The National Osteoporosis Foundation estimates that 54 million people in the United States have either the disease osteoporosis or low bone mass, also known as osteopenia, which if left untreated could go on to become osteoporosis.
We have long known that our bodies are colonized by microorganisms, but only recently are beginning to understand the central role they might play in our health and development of diseases. The microbiome consists of bacteria, viruses, fungi and protozoa, although the main focus of attention has been on bacteria. These organisms live on our skin and inside our bodies. The largest bulk of them are in our gut, especially the large intestine, where they make up a combined weight of about 3 pounds; the same weight as the human brain. They are so numerous that in our bodies, human cells are outnumbered 10 to 1.
Today marks my last day as CEO of Lawrence Memorial Hospital. Over the past several months, I’ve been overwhelmed by the positive feedback that I’ve had on what we’ve been able to accomplish at LMH. As appreciative as I am to hear this, too often the CEO of an organization is given too much credit for the accomplishments of many. That is the purpose of this brief article.
The Friday before Memorial Day — this year, May 27 — is known as Don’t Fry Day. This day is to emphasize awareness of the importance of sun protection. Here are some facts and information to help you learn more about keeping yourself safe from the sun’s damaging effects. According to the American Cancer Society, each year more than 2 million people are diagnosed with skin cancer, the most frequently diagnosed cancer in the United States. It is estimated that by age 65, 50 percent of people will have had at least one skin cancer. Another 60,000 people are diagnosed yearly with melanoma, a more serious cancer. Both of these cancers have a strong causal link to excess sun exposure.
The fact is, the older we get, the more we should participate in increased physical activity and targeted exercises. Even those with health issues can significantly improve their health status by exercising regularly.
Lawrence Memorial Hospital celebrating National Hospital Week
This is the week staff at Lawrence Memorial Hospital join hospitals across the country in celebrating National Hospital Week. Dating back to 1921, the concept was suggested by a magazine editor who hoped a community-wide celebration would alleviate public fears about hospitals. Coincidentally, LMH was founded in 1921.
Being overweight or obese affects more than two-thirds of the American population. With those numbers growing, it is more important than ever to think seriously about working to get and keep your weight within a healthy range.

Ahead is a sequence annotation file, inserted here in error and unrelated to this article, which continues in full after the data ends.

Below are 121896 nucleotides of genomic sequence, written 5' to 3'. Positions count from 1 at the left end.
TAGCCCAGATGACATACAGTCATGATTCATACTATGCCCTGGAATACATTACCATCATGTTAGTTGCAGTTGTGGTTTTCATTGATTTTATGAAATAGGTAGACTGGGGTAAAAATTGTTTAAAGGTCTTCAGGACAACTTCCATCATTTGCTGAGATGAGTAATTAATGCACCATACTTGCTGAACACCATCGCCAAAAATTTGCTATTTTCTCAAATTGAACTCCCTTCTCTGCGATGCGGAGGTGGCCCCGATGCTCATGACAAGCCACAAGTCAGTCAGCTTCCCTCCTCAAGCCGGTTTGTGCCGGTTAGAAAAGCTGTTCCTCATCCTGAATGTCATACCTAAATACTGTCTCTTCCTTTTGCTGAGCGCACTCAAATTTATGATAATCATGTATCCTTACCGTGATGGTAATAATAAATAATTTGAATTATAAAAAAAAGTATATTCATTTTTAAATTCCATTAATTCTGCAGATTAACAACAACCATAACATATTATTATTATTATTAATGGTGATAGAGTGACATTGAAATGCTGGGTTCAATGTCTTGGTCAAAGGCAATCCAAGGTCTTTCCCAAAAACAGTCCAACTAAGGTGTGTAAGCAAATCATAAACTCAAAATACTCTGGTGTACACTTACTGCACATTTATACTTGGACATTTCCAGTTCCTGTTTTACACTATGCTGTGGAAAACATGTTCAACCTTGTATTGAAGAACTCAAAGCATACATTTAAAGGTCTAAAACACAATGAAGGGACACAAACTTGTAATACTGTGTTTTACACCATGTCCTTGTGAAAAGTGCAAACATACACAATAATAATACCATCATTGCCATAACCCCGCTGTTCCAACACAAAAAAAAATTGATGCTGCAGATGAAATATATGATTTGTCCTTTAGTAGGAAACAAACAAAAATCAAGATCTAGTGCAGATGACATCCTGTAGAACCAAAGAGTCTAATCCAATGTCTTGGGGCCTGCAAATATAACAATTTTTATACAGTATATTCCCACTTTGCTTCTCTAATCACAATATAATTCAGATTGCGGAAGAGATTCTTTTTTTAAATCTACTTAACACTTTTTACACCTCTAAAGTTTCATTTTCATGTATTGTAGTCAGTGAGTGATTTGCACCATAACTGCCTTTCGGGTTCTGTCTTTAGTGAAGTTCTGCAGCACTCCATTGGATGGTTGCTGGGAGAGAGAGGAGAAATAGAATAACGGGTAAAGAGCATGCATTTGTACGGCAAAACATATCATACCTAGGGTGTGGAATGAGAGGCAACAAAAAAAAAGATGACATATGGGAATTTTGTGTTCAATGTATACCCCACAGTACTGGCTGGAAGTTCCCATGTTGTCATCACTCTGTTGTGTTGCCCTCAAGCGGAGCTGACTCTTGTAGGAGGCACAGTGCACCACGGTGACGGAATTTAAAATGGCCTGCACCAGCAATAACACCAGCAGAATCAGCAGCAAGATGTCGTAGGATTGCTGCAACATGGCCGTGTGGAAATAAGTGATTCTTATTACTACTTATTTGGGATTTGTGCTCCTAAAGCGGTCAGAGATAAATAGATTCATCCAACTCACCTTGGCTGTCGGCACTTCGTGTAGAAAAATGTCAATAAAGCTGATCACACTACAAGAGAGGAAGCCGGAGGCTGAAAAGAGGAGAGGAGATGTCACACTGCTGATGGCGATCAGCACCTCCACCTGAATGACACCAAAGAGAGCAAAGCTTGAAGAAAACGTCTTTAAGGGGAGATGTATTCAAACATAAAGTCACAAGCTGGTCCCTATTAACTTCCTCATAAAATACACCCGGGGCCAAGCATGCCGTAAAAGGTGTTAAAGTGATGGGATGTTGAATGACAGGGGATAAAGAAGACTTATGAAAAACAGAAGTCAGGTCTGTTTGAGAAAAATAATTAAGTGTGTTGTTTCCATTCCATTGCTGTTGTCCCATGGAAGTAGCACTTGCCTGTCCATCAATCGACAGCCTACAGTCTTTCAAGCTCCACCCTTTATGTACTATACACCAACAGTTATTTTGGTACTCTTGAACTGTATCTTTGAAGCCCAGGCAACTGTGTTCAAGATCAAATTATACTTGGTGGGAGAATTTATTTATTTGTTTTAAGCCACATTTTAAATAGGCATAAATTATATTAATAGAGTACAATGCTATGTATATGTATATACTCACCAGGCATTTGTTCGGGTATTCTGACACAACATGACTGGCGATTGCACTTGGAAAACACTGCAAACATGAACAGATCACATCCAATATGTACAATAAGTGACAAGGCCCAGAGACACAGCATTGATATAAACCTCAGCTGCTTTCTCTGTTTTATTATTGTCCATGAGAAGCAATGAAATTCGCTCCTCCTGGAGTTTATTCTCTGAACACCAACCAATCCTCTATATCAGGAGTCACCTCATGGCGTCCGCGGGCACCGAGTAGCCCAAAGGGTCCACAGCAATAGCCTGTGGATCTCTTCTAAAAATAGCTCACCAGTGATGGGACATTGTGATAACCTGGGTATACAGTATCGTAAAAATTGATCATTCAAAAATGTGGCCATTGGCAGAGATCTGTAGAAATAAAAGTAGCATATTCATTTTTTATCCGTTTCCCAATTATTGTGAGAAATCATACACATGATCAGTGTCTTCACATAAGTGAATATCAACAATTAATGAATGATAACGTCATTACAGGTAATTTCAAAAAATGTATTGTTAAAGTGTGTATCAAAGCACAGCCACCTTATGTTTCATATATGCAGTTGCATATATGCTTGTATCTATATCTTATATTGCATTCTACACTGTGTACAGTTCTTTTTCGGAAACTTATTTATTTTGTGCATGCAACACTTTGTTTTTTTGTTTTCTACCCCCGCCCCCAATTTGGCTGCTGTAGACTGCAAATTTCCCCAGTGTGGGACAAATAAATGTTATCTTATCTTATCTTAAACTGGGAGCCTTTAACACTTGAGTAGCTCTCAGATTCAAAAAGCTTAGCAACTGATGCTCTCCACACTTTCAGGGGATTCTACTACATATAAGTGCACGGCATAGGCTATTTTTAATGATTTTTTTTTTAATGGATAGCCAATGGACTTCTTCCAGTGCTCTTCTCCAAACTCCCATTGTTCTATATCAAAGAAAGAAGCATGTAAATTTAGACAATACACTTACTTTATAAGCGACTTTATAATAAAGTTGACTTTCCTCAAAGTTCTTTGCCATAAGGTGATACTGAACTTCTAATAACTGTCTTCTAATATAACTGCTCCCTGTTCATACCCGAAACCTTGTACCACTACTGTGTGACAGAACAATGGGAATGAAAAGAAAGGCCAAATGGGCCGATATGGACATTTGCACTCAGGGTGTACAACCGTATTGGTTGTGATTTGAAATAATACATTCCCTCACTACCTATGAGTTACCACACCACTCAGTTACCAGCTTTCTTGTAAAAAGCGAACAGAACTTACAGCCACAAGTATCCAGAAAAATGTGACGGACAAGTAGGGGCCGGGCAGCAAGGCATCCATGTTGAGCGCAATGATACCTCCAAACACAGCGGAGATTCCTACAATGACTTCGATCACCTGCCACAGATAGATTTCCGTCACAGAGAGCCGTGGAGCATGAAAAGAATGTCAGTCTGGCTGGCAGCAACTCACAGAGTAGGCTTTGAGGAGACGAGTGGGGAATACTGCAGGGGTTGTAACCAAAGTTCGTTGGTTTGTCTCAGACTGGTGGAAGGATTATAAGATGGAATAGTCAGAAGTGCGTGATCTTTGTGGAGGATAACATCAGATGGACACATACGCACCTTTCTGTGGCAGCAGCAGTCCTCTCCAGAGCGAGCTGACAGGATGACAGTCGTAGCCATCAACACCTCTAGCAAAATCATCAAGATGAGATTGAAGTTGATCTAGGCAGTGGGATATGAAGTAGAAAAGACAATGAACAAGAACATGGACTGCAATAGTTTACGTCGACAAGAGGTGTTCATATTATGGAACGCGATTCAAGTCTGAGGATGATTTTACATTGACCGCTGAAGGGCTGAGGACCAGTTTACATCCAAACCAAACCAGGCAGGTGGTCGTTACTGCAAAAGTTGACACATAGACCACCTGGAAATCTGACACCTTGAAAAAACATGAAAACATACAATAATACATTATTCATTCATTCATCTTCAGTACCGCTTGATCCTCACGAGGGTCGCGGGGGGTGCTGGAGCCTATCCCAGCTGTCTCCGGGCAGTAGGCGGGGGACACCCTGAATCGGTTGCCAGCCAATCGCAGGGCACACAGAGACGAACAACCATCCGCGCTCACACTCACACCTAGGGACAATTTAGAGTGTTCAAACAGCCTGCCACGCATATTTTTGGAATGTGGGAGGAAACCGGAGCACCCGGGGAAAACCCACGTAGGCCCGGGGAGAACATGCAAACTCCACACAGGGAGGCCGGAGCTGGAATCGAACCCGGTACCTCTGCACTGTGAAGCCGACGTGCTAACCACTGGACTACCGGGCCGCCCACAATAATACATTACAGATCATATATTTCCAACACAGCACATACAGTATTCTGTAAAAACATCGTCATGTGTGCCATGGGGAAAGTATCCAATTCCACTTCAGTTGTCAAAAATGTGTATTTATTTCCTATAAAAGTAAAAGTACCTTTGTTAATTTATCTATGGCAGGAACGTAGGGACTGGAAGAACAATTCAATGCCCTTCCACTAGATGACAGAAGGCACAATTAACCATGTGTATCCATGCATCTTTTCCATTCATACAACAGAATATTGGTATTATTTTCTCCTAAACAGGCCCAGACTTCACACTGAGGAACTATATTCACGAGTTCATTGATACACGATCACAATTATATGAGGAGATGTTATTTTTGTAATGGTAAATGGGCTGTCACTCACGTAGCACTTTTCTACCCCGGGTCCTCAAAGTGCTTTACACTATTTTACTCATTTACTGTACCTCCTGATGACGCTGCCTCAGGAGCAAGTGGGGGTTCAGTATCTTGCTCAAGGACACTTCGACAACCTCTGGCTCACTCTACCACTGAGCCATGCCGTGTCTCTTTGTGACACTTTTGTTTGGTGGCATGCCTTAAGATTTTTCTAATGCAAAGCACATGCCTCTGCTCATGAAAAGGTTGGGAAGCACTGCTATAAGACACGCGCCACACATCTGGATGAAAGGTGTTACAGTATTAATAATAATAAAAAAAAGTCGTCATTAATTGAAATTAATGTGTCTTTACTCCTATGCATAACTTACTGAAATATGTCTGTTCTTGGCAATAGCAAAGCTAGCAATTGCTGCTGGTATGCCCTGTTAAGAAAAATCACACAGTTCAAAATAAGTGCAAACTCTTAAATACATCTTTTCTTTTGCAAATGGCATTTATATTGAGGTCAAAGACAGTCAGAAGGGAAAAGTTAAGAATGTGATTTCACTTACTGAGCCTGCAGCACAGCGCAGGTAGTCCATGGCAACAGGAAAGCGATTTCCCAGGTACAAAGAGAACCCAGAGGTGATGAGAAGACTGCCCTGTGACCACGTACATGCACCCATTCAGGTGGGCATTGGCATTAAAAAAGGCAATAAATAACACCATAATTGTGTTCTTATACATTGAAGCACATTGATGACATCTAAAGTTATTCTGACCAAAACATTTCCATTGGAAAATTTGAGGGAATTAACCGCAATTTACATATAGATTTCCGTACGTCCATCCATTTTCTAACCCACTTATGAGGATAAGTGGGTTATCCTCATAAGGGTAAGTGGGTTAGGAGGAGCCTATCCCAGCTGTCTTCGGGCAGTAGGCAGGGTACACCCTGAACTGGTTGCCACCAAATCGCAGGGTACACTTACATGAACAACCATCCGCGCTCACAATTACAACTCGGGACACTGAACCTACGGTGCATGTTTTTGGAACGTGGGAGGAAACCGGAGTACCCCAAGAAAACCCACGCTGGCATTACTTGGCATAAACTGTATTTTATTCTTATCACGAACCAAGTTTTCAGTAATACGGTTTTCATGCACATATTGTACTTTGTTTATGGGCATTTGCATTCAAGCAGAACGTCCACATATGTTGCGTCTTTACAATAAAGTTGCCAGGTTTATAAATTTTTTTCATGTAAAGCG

As National Volunteer Month — a time to celebrate the work that volunteers do year-round — winds down, Lawrence Memorial Hospital recognizes the vital role volunteers have in supporting quality health care in our community.
Saturday in Lawrence promises to be a day of fun and learning about healthy foods for families and individuals.
Many of us take a lot of care and time planning important events in our lives, such as when to purchase a car or home, where we will travel for vacations and when we will retire.
Right now, nearly 600 Kansans need life-saving organs. According to Donate Life Kansas, thousands more are waiting for tissue or corneal transplants to improve their quality of life.
According to the National Cancer Institute, nearly 60,000 Americans will be diagnosed with head and neck cancer in 2016. Although these cancers of the throat, larynx, nose, sinuses and mouth make up about 3 percent of all cancers in the United States, they have devastating effects on a person’s breathing, eating and speaking, and can also distort appearance.
In recognition of March being National Nutrition Month, Lawrence Memorial Hospital is offering two nutrition education programs at the new LMH Performance and Wellness Center at Sports Pavilion Lawrence.
When Lawrence resident Joanne (Jo) Edman, 76, was just a child, she decided she wanted to be healthy with a positive attitude. Learning she had a thyroid condition didn’t change anything, because that early decision had become a way of life for her. Imagine her surprise when a yearly physical in 1997 ended with open heart surgery for mitral valve prolapse, a heart valve abnormality.
When the renovated Center for Rehabilitation unit reopens on the fourth floor of Lawrence Memorial Hospital next week, patients and visitors will be greeted with a fresh new look highlighted by private rooms, open dining, a home-like family gathering area, a therapy gym and even an apartment to practice daily living skills.
The Roman poet Virgil said it best centuries ago: “The greatest wealth is health.” We probably know what we all should be doing to improve and maintain our health. While genetics plays a role in some health conditions, there are many simple actions you can take daily to prevent them from occurring.
Cardiovascular disease is the No. 1 cause of death in America, accounting for about one in three deaths every year. Keeping your heart in tip-top shape involves several strategies, including eating a healthy diet, exercising regularly, not smoking, maintaining a healthy weight, and keeping your heart numbers within healthy ranges.
The heart is a muscle, and it’s clearly the most important muscle in your body. Composed of a special type of tissue found nowhere else in the body, the heart muscle is made to beat powerfully and continuously minute after minute, day after day, without rest, for your entire life.
Whether a student athlete wanting to improve strength, a senior citizen wanting to maintain balance or someone just wanting to make healthy lifestyle changes, the new LMH Performance and Wellness Center at Sports Pavilion Lawrence was created to fulfill a mission to offer health and wellness programs for the community.